- Physical signs—Bloodshot eyes/dilated pupils, slurred speech, unsteady walk, shakes or tremors, unexplained sweating or shivering, fidgeting/inability to sit still, sleeping at work or difficulty staying awake
- Behavioral signs— Attendance problems/ tardiness, a pattern of absences or excessive absenteeism, a decline in performance/productivity, acting withdrawn from others
- Psychological signs— Unexplained changes in personality or attitude, sudden mood changes, angry outbursts or inappropriate laughing, inability to focus or concentrate
What Can Employers Do?
When creating and implementing a comprehensive drug testing policy, employers should include reasonable suspicion testing to prevent drug abuse in the workplace. This should be in addition to other methods of testing, such as pre-employment, random, post-accident, and Return-to- Duty (RTD).
“Employers have the opportunity to customize their company drug testing policy to ensure safe hires and prevent accidents from happening. An insufficient policy can compromise your company and employee’s safety, which is truly not worth the risk.” —Frank Bernard VP of Compliance at DISA Global Solutions
DISA offers reasonable suspicion training to help companies maintain a safe working environment by ensuring that your Designated Employee Representative (DER), along with other managerial staff are fully prepared to address drug abuse and use in the workplace. When paired with other drug testing methodologies, proper documentation, and properly trained supervisors, reasonable suspicion drug testing will strengthen a company’s drug testing policy.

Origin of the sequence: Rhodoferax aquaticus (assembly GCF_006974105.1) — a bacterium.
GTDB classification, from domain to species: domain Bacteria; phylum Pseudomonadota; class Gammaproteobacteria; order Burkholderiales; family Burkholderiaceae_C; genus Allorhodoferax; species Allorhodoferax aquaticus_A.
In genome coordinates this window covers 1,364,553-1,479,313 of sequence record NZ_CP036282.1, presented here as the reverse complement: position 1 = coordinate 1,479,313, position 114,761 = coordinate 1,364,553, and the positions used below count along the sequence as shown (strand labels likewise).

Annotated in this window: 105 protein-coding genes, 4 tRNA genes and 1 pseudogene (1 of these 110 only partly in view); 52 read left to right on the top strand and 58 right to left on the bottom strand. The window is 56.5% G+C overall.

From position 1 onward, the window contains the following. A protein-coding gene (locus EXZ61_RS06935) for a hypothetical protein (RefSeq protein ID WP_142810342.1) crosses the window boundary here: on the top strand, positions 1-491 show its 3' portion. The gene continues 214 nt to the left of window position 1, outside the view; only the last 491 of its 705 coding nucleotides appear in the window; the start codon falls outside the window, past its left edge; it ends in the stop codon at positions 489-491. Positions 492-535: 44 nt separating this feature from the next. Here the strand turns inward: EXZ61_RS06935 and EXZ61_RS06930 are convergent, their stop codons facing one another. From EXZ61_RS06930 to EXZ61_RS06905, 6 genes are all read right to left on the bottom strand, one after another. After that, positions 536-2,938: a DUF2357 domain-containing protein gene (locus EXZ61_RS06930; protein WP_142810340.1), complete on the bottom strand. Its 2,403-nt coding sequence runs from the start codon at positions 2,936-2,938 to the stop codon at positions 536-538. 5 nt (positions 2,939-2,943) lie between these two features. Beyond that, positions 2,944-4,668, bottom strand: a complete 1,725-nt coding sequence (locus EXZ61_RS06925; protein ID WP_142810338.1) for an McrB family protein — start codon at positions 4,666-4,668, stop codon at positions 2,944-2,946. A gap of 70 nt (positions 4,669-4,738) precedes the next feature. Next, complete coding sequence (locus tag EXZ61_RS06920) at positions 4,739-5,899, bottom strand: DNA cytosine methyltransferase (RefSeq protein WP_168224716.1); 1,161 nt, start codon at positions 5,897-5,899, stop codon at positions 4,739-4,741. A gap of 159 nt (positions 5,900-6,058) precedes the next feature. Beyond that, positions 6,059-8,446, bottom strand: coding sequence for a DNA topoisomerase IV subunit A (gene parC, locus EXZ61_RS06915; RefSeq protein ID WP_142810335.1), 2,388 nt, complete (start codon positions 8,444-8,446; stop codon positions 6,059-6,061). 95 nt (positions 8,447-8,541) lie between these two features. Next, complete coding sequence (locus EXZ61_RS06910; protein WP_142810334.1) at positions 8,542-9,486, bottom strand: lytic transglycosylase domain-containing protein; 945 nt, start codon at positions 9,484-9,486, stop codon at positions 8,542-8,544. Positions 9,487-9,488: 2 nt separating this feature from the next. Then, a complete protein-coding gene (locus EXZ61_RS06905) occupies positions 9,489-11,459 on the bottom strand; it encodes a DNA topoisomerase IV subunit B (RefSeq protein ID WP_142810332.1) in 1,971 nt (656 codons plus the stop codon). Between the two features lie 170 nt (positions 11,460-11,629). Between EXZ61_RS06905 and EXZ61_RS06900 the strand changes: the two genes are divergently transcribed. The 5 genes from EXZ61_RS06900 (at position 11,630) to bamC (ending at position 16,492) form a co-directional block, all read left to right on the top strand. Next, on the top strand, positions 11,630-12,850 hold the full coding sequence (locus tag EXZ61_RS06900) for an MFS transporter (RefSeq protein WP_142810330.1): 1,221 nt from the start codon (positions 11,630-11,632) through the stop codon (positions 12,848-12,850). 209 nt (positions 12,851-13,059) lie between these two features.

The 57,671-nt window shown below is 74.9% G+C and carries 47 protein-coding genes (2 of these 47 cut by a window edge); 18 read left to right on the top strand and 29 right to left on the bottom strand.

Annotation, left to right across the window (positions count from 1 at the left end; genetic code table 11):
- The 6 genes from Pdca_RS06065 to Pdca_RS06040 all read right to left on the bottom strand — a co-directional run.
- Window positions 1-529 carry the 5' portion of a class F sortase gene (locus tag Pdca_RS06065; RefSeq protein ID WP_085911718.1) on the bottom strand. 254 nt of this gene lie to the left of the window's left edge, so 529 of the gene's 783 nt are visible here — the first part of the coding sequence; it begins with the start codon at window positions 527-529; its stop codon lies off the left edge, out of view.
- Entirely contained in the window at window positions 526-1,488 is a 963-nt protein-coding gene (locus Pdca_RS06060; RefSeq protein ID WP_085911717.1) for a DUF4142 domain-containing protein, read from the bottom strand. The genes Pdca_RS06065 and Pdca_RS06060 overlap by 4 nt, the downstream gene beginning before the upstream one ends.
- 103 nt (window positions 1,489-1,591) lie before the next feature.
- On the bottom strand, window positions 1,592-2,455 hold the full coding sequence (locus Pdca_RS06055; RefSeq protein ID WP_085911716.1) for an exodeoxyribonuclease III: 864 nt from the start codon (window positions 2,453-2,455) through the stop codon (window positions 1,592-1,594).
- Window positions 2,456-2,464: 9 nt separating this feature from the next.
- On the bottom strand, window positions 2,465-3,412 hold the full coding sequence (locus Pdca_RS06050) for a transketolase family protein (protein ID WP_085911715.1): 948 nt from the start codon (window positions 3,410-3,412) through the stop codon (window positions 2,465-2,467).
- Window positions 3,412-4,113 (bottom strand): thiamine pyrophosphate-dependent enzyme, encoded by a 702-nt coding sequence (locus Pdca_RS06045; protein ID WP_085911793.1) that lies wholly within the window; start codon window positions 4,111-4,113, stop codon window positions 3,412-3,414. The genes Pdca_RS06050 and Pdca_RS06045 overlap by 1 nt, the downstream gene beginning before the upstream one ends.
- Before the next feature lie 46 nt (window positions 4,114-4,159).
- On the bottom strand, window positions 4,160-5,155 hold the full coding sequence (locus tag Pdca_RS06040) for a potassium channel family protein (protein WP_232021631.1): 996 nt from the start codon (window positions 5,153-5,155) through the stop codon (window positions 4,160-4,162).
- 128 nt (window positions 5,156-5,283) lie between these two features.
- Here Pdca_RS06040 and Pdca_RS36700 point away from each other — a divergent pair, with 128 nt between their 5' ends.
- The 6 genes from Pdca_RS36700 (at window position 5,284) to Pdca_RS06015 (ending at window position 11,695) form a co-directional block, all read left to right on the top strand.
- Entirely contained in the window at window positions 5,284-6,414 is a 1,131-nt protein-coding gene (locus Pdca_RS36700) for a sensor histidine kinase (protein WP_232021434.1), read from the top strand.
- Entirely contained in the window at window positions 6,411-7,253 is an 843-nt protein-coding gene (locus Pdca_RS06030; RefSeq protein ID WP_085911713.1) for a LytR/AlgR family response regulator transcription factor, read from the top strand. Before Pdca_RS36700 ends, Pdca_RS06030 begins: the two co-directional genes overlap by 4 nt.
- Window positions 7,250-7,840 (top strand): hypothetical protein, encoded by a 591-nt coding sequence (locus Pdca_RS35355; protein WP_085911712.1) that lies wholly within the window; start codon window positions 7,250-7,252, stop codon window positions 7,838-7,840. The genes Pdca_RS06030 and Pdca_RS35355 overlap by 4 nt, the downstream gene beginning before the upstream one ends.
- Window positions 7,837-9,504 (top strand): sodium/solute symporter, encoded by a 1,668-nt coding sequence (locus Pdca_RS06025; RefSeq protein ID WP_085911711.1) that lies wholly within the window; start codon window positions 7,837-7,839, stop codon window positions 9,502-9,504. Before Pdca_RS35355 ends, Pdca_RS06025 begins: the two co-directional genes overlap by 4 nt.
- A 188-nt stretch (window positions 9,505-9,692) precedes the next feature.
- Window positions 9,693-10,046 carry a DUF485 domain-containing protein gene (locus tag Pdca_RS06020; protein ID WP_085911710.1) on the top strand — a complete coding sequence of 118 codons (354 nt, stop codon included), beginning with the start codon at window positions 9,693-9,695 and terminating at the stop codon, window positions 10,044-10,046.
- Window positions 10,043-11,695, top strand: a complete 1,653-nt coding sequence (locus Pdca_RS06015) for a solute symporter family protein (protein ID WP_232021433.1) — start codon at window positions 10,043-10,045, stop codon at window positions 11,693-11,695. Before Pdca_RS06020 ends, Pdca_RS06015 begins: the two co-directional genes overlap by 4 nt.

Here are a few best practices your company can follow when implementing reasonable suspicion drug testing in the workplace:
- Include and implement reasonable suspicion drug testing in a clear and concise company drug testing policy.
- Notify all employees that they are subject to reasonable suspicion drug testing according to the company policy.
- Ensure the right personnel at your company receives reasonable suspicion drug testing training.
- Always document all signs and symptoms leading up to and during a reasonable suspicion drug test.
- If an employee is sent off-site for a reasonable suspicion drug test, do not allow them to drive themselves (especially a company car). This increases your liability because you already believe they may be under the influence.
Creating an all-encompassing drug testing policy helps to decrease absenteeism, accidents and turnover, while increasing company morale and productivity.
Tarrah Martinez is the Digital Marketing Content Strategist for DISA Global Solutions, an industry-leading drug testing company for over 30 years. DISA helps companies make more informed staffing decisions by offering a broad array of industry-leading methodologies to make employee screening faster and more accurate. Tarrah has over seven years of professional writing experience and uses her expertise to educate readers on the drug testing industry and compliance with the DOT regulations.
Founded in 1987, DISA is the industry-leading provider of employee screening and compliance services. Headquartered in Houston, with more than 30 offices throughout the U.S. and Canada, DISA’s comprehensive scope of services includes drug and alcohol testing, background screening, occupational health, and transportation compliance. DISA assists employers in making informed staffing decisions while building a culture of safety in their workplace.